Understanding Your Body

4 Reasons You’re Getting Exercise-Induced Headaches

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By Henry Ford Health System Staff

Whether you’re a marathon runner or a Zumba fanatic, headaches caused by exercise are painful and frustrating – especially when you’re just trying to do something good for yourself.

While rarer than general headaches or migraines, exercise-induced headaches still happen, and you should first see a doctor to rule out any secondary causes. Before you start to dread the end of your workout more than the start of it – or give up on exercise all together – Ashhar Ali, D.O., a neurologist at Henry Ford Health System, has some advice on why you may be getting these types of headaches and how to prevent them.

  1. You are out of shape. Getting fit is a process, and if you are overworking yourself too soon, you might find you get more headaches when working out. Your body, unless used to intense workouts, may ache, cramp or bring forth headaches as a result, Dr. Ali says.

    The fix: We all want to be fit, but start slow. It takes time to build up your fitness level and your brain may not be used to it at first.

  1. You are dehydrated“From cramps to blurry vision, being dehydrated negatively affects the body in numerous ways,” Dr. Ali says. “Headaches are another side effect of not drinking enough water.”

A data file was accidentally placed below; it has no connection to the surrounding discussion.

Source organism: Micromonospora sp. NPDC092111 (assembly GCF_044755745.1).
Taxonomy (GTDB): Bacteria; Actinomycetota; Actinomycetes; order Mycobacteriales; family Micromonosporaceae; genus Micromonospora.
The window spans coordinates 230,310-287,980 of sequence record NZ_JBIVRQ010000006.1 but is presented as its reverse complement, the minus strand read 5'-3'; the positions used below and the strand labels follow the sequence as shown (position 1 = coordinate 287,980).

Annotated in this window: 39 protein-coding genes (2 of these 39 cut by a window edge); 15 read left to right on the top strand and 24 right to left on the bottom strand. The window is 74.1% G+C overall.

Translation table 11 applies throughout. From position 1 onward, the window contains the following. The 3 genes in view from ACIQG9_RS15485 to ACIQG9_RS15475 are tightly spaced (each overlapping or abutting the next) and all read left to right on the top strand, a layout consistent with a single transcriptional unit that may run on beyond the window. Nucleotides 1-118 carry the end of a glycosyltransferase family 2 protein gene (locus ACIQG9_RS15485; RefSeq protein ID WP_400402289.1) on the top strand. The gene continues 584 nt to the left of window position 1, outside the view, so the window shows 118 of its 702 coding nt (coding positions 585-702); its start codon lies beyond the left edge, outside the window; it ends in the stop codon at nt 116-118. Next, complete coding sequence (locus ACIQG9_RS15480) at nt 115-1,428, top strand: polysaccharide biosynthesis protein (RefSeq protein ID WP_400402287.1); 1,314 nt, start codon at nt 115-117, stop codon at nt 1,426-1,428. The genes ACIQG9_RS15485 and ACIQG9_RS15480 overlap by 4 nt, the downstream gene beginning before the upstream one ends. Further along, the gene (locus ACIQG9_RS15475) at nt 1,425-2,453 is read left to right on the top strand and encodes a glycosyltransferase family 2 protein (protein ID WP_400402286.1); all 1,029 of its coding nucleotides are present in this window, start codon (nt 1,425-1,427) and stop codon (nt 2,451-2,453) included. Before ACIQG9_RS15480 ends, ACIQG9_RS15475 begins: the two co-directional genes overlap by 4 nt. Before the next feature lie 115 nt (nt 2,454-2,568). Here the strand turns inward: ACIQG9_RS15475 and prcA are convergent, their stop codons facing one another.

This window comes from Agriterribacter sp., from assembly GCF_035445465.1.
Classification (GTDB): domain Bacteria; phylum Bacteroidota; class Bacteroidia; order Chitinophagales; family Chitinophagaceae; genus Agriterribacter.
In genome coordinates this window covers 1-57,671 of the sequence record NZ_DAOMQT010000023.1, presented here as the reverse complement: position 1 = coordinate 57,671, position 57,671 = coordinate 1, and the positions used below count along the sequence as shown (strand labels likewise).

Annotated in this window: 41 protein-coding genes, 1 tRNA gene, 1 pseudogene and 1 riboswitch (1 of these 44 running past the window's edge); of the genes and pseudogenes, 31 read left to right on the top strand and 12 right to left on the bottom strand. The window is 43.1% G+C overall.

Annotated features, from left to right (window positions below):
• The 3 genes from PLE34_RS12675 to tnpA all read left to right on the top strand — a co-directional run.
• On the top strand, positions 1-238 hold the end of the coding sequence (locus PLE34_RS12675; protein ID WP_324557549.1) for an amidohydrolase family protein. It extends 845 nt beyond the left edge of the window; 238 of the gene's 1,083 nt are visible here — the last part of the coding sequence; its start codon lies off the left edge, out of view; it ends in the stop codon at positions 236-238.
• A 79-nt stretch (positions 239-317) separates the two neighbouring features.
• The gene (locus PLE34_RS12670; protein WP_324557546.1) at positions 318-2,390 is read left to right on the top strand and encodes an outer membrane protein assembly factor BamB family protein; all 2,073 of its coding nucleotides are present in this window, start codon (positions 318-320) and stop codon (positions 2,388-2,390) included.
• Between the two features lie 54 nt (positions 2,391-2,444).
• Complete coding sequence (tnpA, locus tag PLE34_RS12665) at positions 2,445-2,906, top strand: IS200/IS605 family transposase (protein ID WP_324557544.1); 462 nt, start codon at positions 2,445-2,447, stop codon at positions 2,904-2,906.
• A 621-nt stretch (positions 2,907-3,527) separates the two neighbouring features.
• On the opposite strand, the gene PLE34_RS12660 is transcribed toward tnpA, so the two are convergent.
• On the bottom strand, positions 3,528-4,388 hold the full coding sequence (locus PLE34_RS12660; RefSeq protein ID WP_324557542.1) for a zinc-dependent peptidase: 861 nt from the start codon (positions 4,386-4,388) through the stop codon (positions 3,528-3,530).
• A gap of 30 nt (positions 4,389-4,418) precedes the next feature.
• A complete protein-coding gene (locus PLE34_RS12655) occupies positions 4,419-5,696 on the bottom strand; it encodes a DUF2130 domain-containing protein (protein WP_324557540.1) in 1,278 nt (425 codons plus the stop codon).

The fix: Drink water or sports drinks before, during and after your workout to stay hydrated and replenish any fluids you lost.

  1. You are overheated. Do you spend your summers running outside at noon? Work out in a small, poorly ventilated area? Your headaches could be caused by your body overheating to compensate for the environment you’re in.

    The fix: If you exercise indoors, set up a few fans to keep air circulating and the temperature lower. Also, pay attention to the clothing you are wearing. Are you outside in the summertime heat in all black? Do you wear heavy sweat pants while lifting weights? What you wear can play just as important of a role in your head pain as the actual activity you partake in.

  1. You are working out at a higher altitude. Whether you’re traveling for work or pleasure, working out at a higher altitude where the oxygen is thinner can lead to headaches – especially if you’re exerting yourself.

    The fix: When traveling somewhere at a higher altitude, take the first few days to get yourself acclimated to the oxygen level. Another tip: Focus on exercises that are less taxing on your breathing, such as yoga or Pilates.

What Causes Headaches in the First Place?

According to Dr. Ali, there are two types of headaches: primary and secondary. Primary headaches do not have a visible cause but are common, such as migraine and tension-type headaches. Secondary headaches are the result of something else, such as an active sinus infection, ear or dental problems or, in rare cases, even a tumor.

If you suffer from exercise-induced headaches, there are options to help you. Talking with your doctor is the best place to start, as they can prescribe medications to ease your head pain.

Do you experience exercise-induced headaches, migraines or just frequent headaches? Make an appointment with a primary care doctor (or find one if you don’t have one) at henryford.com or by calling 1-800-HENRYFORD.

Dr. Ashhar Ali is a neurologist seeing patients at Henry Ford Hospital in Detroit, Henry Ford West Bloomfield Hospital and Henry Ford Medical Center – Columbus in Novi.